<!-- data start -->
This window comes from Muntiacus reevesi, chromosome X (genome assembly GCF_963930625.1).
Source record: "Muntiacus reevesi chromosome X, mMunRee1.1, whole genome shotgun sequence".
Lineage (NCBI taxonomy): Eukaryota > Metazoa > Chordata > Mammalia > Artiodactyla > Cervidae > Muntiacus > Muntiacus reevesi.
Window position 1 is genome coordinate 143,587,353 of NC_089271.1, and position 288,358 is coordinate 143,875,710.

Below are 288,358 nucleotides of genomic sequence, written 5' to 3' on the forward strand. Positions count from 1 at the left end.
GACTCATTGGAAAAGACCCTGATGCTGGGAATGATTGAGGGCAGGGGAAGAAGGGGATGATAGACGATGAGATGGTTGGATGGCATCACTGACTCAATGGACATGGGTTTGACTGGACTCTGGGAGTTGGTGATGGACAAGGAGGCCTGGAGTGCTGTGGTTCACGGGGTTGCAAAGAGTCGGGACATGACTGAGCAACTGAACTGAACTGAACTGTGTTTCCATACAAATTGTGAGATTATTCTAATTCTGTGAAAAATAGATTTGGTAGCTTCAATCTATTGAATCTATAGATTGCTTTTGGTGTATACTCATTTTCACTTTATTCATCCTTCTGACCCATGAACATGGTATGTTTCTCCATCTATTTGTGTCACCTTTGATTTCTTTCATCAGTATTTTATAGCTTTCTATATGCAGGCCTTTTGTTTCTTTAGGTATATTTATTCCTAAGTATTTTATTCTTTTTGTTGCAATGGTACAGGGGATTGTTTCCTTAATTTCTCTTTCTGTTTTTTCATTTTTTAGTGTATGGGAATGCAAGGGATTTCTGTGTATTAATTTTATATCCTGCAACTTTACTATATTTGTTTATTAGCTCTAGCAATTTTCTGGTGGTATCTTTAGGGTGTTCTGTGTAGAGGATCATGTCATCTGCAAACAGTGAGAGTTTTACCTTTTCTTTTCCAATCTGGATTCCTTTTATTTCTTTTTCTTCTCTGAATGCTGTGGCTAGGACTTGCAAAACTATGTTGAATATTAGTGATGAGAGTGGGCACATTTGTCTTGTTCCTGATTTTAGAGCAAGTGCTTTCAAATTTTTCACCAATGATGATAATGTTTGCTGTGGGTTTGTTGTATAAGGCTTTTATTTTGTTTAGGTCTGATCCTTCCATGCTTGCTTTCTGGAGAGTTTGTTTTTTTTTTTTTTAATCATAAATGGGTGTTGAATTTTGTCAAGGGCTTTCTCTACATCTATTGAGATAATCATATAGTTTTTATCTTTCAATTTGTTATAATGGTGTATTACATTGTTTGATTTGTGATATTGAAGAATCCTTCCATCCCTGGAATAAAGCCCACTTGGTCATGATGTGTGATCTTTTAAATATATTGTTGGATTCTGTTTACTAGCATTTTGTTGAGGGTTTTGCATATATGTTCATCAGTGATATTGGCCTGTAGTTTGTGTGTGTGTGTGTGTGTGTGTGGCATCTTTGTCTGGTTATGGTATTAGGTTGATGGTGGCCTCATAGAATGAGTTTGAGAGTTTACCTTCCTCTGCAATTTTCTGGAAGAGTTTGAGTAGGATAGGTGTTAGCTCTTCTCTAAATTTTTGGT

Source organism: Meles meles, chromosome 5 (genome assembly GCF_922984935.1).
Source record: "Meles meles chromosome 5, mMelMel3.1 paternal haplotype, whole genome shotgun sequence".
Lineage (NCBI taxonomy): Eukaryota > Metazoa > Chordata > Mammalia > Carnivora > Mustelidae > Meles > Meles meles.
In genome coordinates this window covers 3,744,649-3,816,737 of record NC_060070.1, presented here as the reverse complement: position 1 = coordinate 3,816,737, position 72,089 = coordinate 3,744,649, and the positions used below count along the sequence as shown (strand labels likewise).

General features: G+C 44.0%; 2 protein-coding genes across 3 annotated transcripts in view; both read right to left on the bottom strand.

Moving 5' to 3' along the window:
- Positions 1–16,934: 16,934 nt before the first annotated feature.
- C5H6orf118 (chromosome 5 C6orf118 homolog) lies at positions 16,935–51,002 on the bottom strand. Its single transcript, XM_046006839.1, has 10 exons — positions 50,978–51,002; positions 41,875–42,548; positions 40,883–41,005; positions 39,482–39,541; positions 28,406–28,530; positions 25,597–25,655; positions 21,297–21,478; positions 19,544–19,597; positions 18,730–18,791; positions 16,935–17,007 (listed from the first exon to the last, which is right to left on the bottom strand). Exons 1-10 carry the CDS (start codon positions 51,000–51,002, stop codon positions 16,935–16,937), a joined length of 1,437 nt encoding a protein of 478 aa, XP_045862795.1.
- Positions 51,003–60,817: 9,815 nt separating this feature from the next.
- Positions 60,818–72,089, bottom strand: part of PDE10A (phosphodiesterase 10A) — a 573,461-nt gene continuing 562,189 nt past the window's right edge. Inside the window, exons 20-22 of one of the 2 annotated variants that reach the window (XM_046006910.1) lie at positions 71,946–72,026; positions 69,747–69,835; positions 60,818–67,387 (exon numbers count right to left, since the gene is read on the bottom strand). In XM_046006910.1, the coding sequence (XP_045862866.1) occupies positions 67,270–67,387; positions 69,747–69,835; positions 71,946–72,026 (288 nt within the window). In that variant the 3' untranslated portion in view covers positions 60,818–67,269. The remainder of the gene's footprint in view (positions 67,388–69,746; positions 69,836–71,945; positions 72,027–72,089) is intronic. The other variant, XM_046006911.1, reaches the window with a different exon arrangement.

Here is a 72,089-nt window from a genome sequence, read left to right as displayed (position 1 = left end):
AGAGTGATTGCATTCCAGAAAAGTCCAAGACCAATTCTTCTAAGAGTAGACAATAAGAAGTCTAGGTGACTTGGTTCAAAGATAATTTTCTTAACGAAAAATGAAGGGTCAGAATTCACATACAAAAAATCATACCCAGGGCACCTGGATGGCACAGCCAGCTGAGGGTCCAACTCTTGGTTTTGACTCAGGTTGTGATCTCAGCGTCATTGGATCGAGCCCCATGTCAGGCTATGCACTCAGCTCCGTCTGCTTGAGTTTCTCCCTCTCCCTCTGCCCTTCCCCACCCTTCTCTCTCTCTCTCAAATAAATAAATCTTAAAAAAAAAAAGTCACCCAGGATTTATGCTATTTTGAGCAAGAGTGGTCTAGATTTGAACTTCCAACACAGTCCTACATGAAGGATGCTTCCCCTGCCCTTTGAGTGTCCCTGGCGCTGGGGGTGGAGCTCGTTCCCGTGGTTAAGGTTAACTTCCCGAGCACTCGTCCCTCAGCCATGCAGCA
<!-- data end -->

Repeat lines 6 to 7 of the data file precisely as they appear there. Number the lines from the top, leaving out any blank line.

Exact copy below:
GACTCATTGGAAAAGACCCTGATGCTGGGAATGATTGAGGGCAGGGGAAGAAGGGGATGATAGACGATGAGATGGTTGGATGGCATCACTGACTCAATGGACATGGGTTTGACTGGACTCTGGGAGTTGGTGATGGACAAGGAGGCCTGGAGTGCTGTGGTTCACGGGGTTGCAAAGAGTCGGGACATGACTGAGCAACTGAACTGAACTGAACTGTGTTTCCATACAAATTGTGAGATTATTCTAATTCTGTGAAAAATAGATTTGGTAGCTTCAATCTATTGAATCTATAGATTGCTTTTGGTGTATACTCATTTTCACTTTATTCATCCTTCTGACCCATGAACATGGTATGTTTCTCCATCTATTTGTGTCACCTTTGATTTCTTTCATCAGTATTTTATAGCTTTCTATATGCAGGCCTTTTGTTTCTTTAGGTATATTTATTCCTAAGTATTTTATTCTTTTTGTTGCAATGGTACAGGGGATTGTTTCCTTAATTTCTCTTTCTGTTTTTTCATTTTTTAGTGTATGGGAATGCAAGGGATTTCTGTGTATTAATTTTATATCCTGCAACTTTACTATATTTGTTTATTAGCTCTAGCAATTTTCTGGTGGTATCTTTAGGGTGTTCTGTGTAGAGGATCATGTCATCTGCAAACAGTGAGAGTTTTACCTTTTCTTTTCCAATCTGGATTCCTTTTATTTCTTTTTCTTCTCTGAATGCTGTGGCTAGGACTTGCAAAACTATGTTGAATATTAGTGATGAGAGTGGGCACATTTGTCTTGTTCCTGATTTTAGAGCAAGTGCTTTCAAATTTTTCACCAATGATGATAATGTTTGCTGTGGGTTTGTTGTATAAGGCTTTTATTTTGTTTAGGTCTGATCCTTCCATGCTTGCTTTCTGGAGAGTTTGTTTTTTTTTTTTTTAATCATAAATGGGTGTTGAATTTTGTCAAGGGCTTTCTCTACATCTATTGAGATAATCATATAGTTTTTATCTTTCAATTTGTTATAATGGTGTATTACATTGTTTGATTTGTGATATTGAAGAATCCTTCCATCCCTGGAATAAAGCCCACTTGGTCATGATGTGTGATCTTTTAAATATATTGTTGGATTCTGTTTACTAGCATTTTGTTGAGGGTTTTGCATATATGTTCATCAGTGATATTGGCCTGTAGTTTGTGTGTGTGTGTGTGTGTGTGTGGCATCTTTGTCTGGTTATGGTATTAGGTTGATGGTGGCCTCATAGAATGAGTTTGAGAGTTTACCTTCCTCTGCAATTTTCTGGAAGAGTTTGAGTAGGATAGGTGTTAGCTCTTCTCTAAATTTTTGGT

Source organism: Meles meles, chromosome 5 (genome assembly GCF_922984935.1).